Fred Thomas Jones Sr. was a physician and pioneer in providing insurance and medical care to African Americans in Arkansas and Louisiana. Fred T. Jones was born on September 8, 1877, in Homer, Louisiana, the oldest of eleven children born to Fred R. Jones, a farmer, and Harriett E. Jones, a housewife. In 1904, Jones married Hattie McGraw. The couple had a daughter but divorced soon after. Three years later, in 1907, he married Katie Chandler. They had seven children—five daughters and two sons. After attending Claiborne Parish School at Bishop College in Marshall, Texas, and the Tuskegee Institute in Alabama, Jones graduated from Arkansas Branch Normal College (now the University of Arkansas at Pine Bluff) between 1900 and 1904, …

Jones, Green Hill

Green Hill Jones was an African-American politician and Free Will Baptist minister in Chicot County. Born into slavery, Jones served in the Union army during the Civil War and received an education in the North following his discharge. Upon returning to Chicot County, he became county treasurer and served two terms in the Arkansas General Assembly. Throughout his adult life, he was known as G. H. Jones, Greenhill Jones, Green Hill Jones, or Hill Jones. However, in an interview with the U.S. Pension Office, he stated that his true name when he attained his freedom was Green Hill Jones Haywood. Born a slave in Maury County, Tennessee, on December 18, 1842, Green Hill Jones was part of the vast estate …

Jones, Guy Hamilton “Mutt”

Guy Hamilton “Mutt” Jones was a lawyer and politician who became one of the most influential state lawmakers of the post–World War II era. Jones served nearly twenty-four years in the state Senate representing Faulkner County and, at various times, five other counties in north-central Arkansas. “Mutt” Jones was born on June 29, 1911, in Conway (Faulkner County), the youngest of nine children of Charles C. Jones and Cora Henry Jones. His father was a country schoolteacher and later operated a motel in Conway. Jones was short, barely exceeding five feet when he was grown. His stature made him feel inferior until a teacher told him that he spoke exceedingly well and should try debating. He became a champion debater, …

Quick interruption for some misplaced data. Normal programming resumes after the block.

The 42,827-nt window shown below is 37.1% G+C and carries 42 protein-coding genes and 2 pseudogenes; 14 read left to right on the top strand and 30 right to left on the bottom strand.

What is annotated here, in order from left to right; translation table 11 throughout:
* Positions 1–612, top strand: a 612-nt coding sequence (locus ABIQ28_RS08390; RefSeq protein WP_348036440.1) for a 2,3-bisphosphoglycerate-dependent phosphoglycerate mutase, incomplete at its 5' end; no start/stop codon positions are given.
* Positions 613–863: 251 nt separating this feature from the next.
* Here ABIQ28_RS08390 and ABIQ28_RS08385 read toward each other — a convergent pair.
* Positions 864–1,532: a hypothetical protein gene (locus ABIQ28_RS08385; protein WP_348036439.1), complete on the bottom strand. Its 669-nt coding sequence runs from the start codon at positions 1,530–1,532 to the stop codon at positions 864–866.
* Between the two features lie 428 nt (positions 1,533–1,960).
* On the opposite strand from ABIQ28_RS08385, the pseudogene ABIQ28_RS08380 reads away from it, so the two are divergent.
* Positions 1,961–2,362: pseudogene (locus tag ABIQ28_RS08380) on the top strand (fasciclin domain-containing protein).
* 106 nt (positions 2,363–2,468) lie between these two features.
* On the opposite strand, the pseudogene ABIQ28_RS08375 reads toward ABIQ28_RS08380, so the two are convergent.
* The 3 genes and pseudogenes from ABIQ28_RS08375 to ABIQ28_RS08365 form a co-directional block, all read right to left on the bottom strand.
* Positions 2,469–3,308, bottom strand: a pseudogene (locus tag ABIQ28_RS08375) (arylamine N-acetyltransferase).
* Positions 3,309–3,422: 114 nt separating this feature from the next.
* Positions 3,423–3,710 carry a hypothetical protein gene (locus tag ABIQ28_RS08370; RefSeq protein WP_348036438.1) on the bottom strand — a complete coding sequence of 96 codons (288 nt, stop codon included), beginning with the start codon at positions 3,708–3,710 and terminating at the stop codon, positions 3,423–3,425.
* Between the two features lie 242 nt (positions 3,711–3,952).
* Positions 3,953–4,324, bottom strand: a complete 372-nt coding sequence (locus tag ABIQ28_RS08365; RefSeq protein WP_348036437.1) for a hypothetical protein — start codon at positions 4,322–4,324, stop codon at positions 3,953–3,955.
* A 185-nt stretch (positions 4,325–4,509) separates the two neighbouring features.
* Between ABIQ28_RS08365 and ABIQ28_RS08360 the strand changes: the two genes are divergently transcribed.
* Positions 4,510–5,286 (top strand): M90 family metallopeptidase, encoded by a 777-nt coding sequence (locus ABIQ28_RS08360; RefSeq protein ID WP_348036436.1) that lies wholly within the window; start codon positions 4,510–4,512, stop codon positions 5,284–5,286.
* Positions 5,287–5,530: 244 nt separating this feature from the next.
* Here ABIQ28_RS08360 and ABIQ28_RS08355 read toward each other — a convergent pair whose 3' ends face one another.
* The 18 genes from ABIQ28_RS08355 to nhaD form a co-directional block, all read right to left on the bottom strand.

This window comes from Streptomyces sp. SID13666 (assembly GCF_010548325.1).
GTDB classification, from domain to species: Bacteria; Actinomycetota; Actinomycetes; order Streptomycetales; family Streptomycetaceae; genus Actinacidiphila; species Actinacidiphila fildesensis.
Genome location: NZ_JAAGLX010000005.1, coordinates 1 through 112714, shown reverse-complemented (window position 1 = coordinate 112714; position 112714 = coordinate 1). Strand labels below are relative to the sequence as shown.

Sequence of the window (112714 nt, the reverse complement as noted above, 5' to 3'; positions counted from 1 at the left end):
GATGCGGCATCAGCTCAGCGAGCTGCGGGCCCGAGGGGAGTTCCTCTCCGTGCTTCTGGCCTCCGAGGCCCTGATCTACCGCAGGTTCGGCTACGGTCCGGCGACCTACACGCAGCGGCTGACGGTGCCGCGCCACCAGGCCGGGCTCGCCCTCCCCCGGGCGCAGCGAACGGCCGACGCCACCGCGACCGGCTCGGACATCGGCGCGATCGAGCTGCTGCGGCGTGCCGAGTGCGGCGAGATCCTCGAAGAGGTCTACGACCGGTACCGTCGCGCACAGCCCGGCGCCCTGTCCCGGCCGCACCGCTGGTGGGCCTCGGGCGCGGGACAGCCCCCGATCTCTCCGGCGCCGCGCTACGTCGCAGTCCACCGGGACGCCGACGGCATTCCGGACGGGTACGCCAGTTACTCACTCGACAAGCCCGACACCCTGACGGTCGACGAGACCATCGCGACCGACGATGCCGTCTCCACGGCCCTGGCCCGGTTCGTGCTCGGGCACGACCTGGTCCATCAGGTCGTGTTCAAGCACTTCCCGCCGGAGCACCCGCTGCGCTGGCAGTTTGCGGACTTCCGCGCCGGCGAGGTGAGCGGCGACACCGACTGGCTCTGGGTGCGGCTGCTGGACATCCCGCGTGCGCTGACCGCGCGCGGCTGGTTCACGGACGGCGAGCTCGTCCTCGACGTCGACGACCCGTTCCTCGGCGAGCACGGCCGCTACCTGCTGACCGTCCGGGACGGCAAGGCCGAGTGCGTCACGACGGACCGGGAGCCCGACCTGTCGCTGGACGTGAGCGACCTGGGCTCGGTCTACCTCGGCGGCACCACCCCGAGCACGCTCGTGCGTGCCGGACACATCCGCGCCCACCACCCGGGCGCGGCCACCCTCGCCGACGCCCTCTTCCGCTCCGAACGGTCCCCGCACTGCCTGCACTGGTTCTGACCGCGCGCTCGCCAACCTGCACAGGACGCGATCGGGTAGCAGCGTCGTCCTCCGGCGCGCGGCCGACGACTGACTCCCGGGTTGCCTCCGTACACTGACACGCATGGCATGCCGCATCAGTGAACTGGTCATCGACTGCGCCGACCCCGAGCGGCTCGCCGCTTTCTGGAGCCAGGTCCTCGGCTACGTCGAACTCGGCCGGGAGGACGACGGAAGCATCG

Jones, Harvey

Harvey Jones founded Jones Truck Lines and made it the largest privately owned and operated truck line in the United States. By 1980, Jones Truck Lines was traveling more than 100,000 miles a day, with forty-one terminals in fifteen states and 2,300 employees. Harvey Jones was born on August 19, 1900, just east of Springdale (Washington County) to farmers Taylor and Jimmie Jones; he was the older of two children. At age sixteen, Jones moved to Springdale, where he set up his first business venture, a mercantile store. Two years later, in 1918, when the railroad went on strike, Jones purchased an old Springfield wagon and two mules and began hauling goods between Rogers (Benton County), Springdale, and Fayetteville (Washington …

Jones, Henry (Lynching of)

On June 23, 1891, an African-American man named Henry Jones, accused of murdering his wife, was hanged by a mob near Hamburg (Ashley County). The victim may have been a thirty-seven-year-old African American named Henry Jones, who in 1880 was twenty-six and living in Ashley County’s De Bastrop Township with his wife, Eliza, age eighteen, and children Jane (age five) and William (age one). Although newspaper accounts indicate that Jones’s wife’s name was Lucy, this may be an error in reporting. On June 18, the Arkansas Democrat published a report on Jones’s alleged crime. According to the Democrat, Jones told authorities that after cooking breakfast on the morning of June 11, his wife went out to get one of their …

Jones, James Kimbrough

James Kimbrough Jones served as a U.S. senator from Arkansas for three full terms after first serving two terms in the U.S. House of Representatives. During his twenty-two years in Washington DC, he became a prominent leader in the Democratic Party and a national advocate for lower tariffs and for the use of silver to back American currency. James Kimbrough Jones was born on September 29, 1839, in Marshall County, Mississippi, to Nat Jones and Caroline Jane Jones (whose maiden name was also Jones, although she was not related to Nat Jones). Jones had a younger brother who died in childhood, and his mother died when he was six. His father remarried after moving to Dallas County, Arkansas. Two daughters …

Jones, Judge (Lynching of)

On March 25, 1910, a twenty-six-year-old African-American man named Judge Jones was hanged from a water tank in Pine Bluff (Jefferson County) for allegedly harassing a young white woman. In both 1908 and 1910, the Pine Bluff city directory lists a man named Judge O. Jones living at 603 East 15th Avenue and working as a driver. This agrees with newspaper accounts stating that Jones had formerly worked as a driver for the Marx-Baer Grocery Company. According to the March 26, 1910, Pine Bluff Daily Graphic, Jones was arrested on Friday morning, March 25, for loitering around the home of Mrs. Mueller in the outskirts of Pine Bluff and demanding to see her daughter. He had apparently been in trouble …